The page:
The transition towards open access to research articles has become a question of how, rather than why and the rise of transformative agreements has enabled publishers to strike agreements with large institutions and national research organisations to provide open access and authorship to their members. In this post, Arthur J. Boston puts forward an alternative Read & Let Read model, which could extend access beyond these limited groups and create a framework for more collaborative funding for access to open access research.
Rethinking Old Traditions
It has taken two decades since the Budapest Open Access Initiative declaration for open access publications to outnumber subscription publications. This transition should be accelerated, but the idea that benefitting a select few scholars at the cost of upholding barriers for the many is not an ideal mode of brokering access to knowledge. APCs and TAs are inequitable, because they open articles from only a select set of authors. However, in the same way, libraries subscribing to paywalled journals on behalf of their own community is arguably just as blameworthy a practice, since it ensures access only for a select set of readers, locking everyone else out
The way that libraries organise subscriptions from the larger for-profit publishers, I believe, is therefore an underexplored area for bringing about full open access at scale without sacrificing concerns of equity. While these models may have been justifiable in a print-only era, libraries and publishers are long overdue to do better. And that’s why I continue to beat the drum for an alternative.
Read & Let Read
Libraries have traditionally subscribed to journals, but going forward, this should end. Instead of subscribing to journals, libraries should broker deals which allow users to access any article in a publisher’s portfolio and make payments based on the amount of paywalled articles actually used. Under this system, libraries can maintain a level of predictability for publishers by prepaying for a number of article usages each year, based on the amount of articles used during the previous year.
Not only should libraries pay for access to that number of articles in the next year, they should multiply it by two. This will mean that likely about half the prepaid article uses will go unclaimed by a libraries’ community during the coverage year. To justify the “double” payment, these unclaimed uses shall be made available for any online reader during the following year.
In brief, libraries should commit to prepaying for its community’s estimated usage while ensuring an equal level of access opportunities for the wider global community. I call this plan Read & Let Read (R&LR).
R&LR in Action
The University of California (UC) is the example I like to use to illustrate R&LR. UC uses over eleven million Elsevier articles each year, and if UC and Elsevier signed a R&LR that included a wholesale rate of half a dollar for article uses, then UC would pay $5.5 million dollars for 11 million downloads for its users plus $5.5 million dollars for 11 million downloads for anyone to use. This adds up to a total of $11 million dollars which is not a far cry from the $10.7 million dollar deal that UC and Elsevier announced in 2021.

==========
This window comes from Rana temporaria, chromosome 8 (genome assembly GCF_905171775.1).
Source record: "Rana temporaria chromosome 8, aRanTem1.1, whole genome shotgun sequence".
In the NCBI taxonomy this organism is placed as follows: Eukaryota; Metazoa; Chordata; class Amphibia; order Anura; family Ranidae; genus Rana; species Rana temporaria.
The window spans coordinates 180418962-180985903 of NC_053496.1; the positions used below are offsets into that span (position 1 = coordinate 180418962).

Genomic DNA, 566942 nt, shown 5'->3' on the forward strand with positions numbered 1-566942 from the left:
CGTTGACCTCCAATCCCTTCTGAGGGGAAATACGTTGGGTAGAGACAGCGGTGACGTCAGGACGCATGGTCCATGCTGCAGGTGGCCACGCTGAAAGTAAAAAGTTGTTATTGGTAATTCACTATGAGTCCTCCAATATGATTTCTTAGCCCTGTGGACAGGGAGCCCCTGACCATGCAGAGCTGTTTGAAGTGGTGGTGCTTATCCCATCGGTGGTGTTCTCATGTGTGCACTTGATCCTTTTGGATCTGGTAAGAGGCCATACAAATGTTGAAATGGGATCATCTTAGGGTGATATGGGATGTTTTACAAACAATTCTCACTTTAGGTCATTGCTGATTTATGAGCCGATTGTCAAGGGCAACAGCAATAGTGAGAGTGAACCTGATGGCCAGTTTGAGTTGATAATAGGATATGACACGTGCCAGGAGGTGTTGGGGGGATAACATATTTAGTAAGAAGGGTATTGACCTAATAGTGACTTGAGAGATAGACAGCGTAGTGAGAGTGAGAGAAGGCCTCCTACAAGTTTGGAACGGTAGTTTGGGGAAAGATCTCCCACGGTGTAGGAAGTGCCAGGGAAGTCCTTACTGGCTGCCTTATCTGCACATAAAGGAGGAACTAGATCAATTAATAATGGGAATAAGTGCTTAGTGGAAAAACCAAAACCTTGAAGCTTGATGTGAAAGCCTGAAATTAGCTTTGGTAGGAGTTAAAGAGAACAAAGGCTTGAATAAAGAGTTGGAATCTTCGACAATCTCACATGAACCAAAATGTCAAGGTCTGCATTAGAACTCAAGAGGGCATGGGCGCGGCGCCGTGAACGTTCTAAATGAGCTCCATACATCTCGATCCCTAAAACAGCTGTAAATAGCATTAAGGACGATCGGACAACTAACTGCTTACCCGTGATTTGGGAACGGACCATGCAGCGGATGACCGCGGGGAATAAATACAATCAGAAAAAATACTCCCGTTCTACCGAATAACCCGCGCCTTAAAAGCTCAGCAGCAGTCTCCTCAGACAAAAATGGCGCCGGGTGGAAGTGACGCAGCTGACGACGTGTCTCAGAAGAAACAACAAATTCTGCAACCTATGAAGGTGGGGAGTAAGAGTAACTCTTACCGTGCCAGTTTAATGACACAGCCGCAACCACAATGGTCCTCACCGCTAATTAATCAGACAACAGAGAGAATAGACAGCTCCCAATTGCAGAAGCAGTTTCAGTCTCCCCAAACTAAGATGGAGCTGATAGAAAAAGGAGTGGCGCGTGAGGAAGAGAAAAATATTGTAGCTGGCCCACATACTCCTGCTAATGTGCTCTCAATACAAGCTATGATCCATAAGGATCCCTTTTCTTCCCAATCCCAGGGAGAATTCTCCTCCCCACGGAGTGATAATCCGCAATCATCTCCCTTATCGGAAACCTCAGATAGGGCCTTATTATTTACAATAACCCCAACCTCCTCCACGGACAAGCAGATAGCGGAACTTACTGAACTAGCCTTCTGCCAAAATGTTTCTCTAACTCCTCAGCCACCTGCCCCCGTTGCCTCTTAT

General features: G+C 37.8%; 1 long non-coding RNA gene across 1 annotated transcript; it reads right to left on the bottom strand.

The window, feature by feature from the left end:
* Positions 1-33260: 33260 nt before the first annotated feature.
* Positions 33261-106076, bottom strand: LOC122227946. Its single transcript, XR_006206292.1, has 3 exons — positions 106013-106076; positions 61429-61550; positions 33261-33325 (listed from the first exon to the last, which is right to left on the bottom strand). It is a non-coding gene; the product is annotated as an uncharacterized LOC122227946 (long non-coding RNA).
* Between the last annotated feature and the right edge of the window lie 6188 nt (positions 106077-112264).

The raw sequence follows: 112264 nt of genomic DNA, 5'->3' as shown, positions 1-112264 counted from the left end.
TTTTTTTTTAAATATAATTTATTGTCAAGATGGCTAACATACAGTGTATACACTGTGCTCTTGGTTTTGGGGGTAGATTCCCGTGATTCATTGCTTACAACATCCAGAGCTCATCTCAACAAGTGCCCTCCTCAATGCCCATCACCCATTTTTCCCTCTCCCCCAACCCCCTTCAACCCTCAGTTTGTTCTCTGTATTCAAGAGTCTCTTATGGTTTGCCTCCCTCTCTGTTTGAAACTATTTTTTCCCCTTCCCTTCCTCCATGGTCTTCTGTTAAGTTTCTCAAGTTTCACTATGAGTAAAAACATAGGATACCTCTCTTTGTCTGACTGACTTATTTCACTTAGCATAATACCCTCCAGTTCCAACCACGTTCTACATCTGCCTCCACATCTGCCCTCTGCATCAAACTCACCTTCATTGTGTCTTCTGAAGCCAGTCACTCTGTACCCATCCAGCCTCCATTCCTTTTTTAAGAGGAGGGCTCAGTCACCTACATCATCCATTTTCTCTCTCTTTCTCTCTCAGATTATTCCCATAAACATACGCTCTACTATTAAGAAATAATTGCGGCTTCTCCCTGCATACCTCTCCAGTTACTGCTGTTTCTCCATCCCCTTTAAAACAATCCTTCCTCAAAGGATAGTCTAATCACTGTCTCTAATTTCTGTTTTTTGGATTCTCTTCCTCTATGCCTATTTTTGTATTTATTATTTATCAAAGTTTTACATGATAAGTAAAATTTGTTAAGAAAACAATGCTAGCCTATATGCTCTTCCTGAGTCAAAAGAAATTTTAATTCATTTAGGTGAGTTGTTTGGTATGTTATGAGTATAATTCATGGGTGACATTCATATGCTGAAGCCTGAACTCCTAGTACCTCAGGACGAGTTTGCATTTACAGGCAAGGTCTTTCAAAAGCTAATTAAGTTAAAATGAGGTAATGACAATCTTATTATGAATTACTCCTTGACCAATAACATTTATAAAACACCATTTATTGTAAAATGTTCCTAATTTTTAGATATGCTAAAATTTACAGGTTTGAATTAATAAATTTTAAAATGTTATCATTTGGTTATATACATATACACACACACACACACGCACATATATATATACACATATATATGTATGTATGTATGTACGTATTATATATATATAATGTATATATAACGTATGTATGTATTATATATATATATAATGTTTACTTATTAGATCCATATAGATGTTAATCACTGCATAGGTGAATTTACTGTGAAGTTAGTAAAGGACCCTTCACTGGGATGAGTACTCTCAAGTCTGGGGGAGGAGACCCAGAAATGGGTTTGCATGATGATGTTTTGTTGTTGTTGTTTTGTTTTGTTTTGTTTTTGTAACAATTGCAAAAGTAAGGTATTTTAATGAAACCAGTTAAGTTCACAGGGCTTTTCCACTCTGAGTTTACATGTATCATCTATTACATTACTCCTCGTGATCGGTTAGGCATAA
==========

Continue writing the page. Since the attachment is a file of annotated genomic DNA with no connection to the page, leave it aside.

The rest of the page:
If UC gave both its institutional readers as well as global readers a combined 22 million opportunities to download any paper of their choice every year, it would greatly expand readership access for much of the world. Now, making articles open access would still be a good thing for the usage rights that the status entails, but the immediate unfair advantages associated with paying expensive open access fees (like potential citation advantages) would virtually dissolve. And giving the global community this many opportunities to immediately read any paywalled article could simulate what a scholarly system with total open access will eventually feel like.
Enabling Open Access
Originally, R&LR was intended only to expand the reading audience under traditional library subscriptions. But the jigsaw pieces have gradually fallen into place, revealing a potential new model for funding open access. As a matter of creating a solid contract, libraries brokering a R&LR deal could also establish a threshold amount of instances it will pay for any single article to be downloaded. After an individual article’s download count surpasses that threshold, that article should then automatically be made open access, regardless of the author or their affiliation.
The average APC in the Elsevier and UC deal is $2,449. Therefore, in a R&LR deal with half-dollar article downloads, UC might choose 4,898 as its threshold: if any single article was downloaded 4,898 times (at a cost of a half-dollar each time), UC will have paid the equivalent of an APC. Any payments beyond this threshold would be an overpayment.
Since the criteria for an article to become open access would be its usage rather than its author, affiliation, or ability to pay, this mechanism would put libraries into implicit cooperation with each other to bring about open access—rather than implicit competition, as with APCs and TAs.
If libraries were willing to implement R&LR for the sake of inquiry and knowledge, readers the globe over would gain millions of opportunities to freely read the paywalled articles of their choice. An author’s inability to pay for open access would no longer necessarily mean a paywall for readers. Over time, as readers continually accessed the scholarly literature, many of the most apparently important papers would automatically become fully open access. To paraphrase the old Budapest declaration, I believe remixing an old library tradition can make possible a truly transformative and unprecedented public good.
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